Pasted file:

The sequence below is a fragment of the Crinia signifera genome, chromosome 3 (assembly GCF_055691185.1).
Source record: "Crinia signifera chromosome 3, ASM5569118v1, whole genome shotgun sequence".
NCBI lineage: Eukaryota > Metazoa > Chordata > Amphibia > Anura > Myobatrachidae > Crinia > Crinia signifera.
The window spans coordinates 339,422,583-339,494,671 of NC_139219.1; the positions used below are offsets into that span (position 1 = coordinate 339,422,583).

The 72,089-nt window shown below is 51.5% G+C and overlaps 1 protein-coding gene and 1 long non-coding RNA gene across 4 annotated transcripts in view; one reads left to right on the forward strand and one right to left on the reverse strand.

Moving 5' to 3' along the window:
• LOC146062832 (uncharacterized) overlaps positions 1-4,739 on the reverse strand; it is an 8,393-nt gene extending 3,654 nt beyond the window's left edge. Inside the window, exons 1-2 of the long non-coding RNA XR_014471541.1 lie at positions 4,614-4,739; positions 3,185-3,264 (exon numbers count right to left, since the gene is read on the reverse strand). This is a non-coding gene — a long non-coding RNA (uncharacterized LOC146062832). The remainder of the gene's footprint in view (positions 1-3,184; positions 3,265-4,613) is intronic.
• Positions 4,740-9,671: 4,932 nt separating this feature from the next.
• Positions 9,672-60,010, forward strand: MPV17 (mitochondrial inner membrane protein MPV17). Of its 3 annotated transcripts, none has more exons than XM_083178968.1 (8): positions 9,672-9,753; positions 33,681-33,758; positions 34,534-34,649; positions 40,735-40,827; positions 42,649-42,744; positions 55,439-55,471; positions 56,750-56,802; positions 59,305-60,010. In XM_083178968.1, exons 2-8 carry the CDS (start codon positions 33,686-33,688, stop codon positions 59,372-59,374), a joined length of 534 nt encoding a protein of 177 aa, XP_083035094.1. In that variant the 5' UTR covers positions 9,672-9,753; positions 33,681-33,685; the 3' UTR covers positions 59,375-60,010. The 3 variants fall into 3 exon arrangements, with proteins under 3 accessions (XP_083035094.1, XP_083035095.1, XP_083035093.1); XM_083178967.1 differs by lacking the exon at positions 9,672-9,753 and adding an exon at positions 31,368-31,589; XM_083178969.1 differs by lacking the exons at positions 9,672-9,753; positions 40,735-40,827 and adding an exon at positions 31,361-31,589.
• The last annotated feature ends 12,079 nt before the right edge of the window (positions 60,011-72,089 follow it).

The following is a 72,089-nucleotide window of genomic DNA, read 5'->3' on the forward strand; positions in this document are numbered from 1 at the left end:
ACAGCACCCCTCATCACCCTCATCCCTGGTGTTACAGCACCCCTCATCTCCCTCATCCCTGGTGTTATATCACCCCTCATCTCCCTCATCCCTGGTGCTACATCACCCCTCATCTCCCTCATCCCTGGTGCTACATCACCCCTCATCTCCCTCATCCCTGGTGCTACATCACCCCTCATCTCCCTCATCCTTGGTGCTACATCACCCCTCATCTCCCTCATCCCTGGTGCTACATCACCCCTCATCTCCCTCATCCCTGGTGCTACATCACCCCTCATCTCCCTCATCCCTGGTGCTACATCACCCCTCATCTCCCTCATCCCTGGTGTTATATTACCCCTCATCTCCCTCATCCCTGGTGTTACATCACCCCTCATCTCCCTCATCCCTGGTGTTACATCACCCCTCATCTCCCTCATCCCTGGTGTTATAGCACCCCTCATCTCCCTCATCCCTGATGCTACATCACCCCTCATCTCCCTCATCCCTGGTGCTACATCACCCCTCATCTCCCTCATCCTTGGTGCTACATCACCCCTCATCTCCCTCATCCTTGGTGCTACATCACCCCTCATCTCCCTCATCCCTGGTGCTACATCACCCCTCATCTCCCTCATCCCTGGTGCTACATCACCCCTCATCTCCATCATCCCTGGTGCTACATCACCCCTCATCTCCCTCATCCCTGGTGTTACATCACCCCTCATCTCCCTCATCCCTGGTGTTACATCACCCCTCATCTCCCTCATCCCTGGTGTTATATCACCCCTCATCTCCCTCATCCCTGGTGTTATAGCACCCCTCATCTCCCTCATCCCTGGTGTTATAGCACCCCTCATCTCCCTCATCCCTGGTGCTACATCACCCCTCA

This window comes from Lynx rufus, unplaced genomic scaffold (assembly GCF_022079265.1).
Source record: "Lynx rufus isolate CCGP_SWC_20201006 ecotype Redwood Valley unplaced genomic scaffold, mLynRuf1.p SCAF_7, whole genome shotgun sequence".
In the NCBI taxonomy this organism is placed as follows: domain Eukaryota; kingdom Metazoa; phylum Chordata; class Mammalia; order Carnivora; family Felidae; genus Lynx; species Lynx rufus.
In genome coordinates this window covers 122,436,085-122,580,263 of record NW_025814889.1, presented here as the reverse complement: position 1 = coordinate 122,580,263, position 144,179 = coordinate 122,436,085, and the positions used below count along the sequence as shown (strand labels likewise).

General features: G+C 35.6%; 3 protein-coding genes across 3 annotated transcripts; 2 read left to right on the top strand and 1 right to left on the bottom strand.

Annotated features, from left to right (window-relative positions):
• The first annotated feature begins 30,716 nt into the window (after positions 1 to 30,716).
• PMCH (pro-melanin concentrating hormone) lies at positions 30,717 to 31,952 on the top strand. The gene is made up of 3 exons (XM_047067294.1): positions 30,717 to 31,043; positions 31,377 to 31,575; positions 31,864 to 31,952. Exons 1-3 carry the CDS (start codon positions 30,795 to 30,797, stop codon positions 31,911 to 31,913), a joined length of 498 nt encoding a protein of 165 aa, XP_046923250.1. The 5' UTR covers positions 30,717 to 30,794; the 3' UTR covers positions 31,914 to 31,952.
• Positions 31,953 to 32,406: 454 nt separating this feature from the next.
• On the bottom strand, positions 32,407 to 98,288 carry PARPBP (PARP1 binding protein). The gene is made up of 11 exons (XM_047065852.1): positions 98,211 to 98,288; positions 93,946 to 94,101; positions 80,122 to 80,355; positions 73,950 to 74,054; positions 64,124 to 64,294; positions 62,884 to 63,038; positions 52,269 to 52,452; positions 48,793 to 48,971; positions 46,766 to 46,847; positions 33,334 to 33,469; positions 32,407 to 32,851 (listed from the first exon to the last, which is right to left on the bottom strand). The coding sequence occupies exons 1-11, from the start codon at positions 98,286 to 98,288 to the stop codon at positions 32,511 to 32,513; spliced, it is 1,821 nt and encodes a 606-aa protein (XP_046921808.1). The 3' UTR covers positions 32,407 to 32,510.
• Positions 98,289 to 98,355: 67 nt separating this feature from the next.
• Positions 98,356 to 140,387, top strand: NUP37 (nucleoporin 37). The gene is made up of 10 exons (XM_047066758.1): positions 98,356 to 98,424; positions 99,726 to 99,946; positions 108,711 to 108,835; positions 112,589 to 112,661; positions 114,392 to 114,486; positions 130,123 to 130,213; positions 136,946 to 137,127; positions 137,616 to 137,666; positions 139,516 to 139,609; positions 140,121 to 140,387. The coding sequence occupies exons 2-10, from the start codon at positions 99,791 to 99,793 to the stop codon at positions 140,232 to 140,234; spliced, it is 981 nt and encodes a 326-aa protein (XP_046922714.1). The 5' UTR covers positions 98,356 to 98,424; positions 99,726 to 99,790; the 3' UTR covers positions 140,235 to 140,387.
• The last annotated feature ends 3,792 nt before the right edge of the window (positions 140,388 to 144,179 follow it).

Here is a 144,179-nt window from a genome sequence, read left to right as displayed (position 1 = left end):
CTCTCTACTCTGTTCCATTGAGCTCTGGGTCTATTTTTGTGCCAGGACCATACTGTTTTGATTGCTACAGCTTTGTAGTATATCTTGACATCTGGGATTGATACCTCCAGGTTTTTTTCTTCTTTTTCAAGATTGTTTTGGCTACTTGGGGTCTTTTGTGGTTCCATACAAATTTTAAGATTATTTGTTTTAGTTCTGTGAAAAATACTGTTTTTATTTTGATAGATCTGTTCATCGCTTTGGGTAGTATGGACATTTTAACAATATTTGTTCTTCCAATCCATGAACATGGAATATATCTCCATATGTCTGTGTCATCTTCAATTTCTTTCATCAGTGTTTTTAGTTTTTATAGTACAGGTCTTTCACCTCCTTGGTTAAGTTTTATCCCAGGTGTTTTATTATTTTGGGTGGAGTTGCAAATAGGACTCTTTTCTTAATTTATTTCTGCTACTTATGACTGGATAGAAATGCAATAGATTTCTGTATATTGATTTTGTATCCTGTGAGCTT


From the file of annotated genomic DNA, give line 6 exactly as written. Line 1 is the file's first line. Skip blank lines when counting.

Moving 5' to 3' along the window: